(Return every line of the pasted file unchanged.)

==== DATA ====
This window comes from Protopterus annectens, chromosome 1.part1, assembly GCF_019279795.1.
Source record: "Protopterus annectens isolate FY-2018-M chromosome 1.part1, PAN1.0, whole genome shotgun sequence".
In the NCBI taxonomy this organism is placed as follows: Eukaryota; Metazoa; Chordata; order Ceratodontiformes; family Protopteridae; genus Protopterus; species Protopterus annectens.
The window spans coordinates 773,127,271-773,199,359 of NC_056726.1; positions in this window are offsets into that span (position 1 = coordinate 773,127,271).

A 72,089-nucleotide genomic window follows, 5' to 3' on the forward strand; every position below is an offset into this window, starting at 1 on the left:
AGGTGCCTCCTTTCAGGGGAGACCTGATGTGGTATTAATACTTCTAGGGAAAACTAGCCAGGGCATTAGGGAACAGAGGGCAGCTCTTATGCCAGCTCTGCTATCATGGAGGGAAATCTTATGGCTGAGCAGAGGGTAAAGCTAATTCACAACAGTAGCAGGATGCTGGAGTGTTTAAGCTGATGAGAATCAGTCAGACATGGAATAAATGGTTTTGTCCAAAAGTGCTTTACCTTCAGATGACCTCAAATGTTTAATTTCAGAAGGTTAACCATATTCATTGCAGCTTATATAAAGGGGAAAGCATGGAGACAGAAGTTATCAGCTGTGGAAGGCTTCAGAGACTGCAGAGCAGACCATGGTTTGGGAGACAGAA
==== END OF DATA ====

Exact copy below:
This window comes from Protopterus annectens, chromosome 1.part1, assembly GCF_019279795.1.
Source record: "Protopterus annectens isolate FY-2018-M chromosome 1.part1, PAN1.0, whole genome shotgun sequence".
In the NCBI taxonomy this organism is placed as follows: Eukaryota; Metazoa; Chordata; order Ceratodontiformes; family Protopteridae; genus Protopterus; species Protopterus annectens.
The window spans coordinates 773,127,271-773,199,359 of NC_056726.1; positions in this window are offsets into that span (position 1 = coordinate 773,127,271).

A 72,089-nucleotide genomic window follows, 5' to 3' on the forward strand; every position below is an offset into this window, starting at 1 on the left:
AGGTGCCTCCTTTCAGGGGAGACCTGATGTGGTATTAATACTTCTAGGGAAAACTAGCCAGGGCATTAGGGAACAGAGGGCAGCTCTTATGCCAGCTCTGCTATCATGGAGGGAAATCTTATGGCTGAGCAGAGGGTAAAGCTAATTCACAACAGTAGCAGGATGCTGGAGTGTTTAAGCTGATGAGAATCAGTCAGACATGGAATAAATGGTTTTGTCCAAAAGTGCTTTACCTTCAGATGACCTCAAATGTTTAATTTCAGAAGGTTAACCATATTCATTGCAGCTTATATAAAGGGGAAAGCATGGAGACAGAAGTTATCAGCTGTGGAAGGCTTCAGAGACTGCAGAGCAGACCATGGTTTGGGAGACAGAA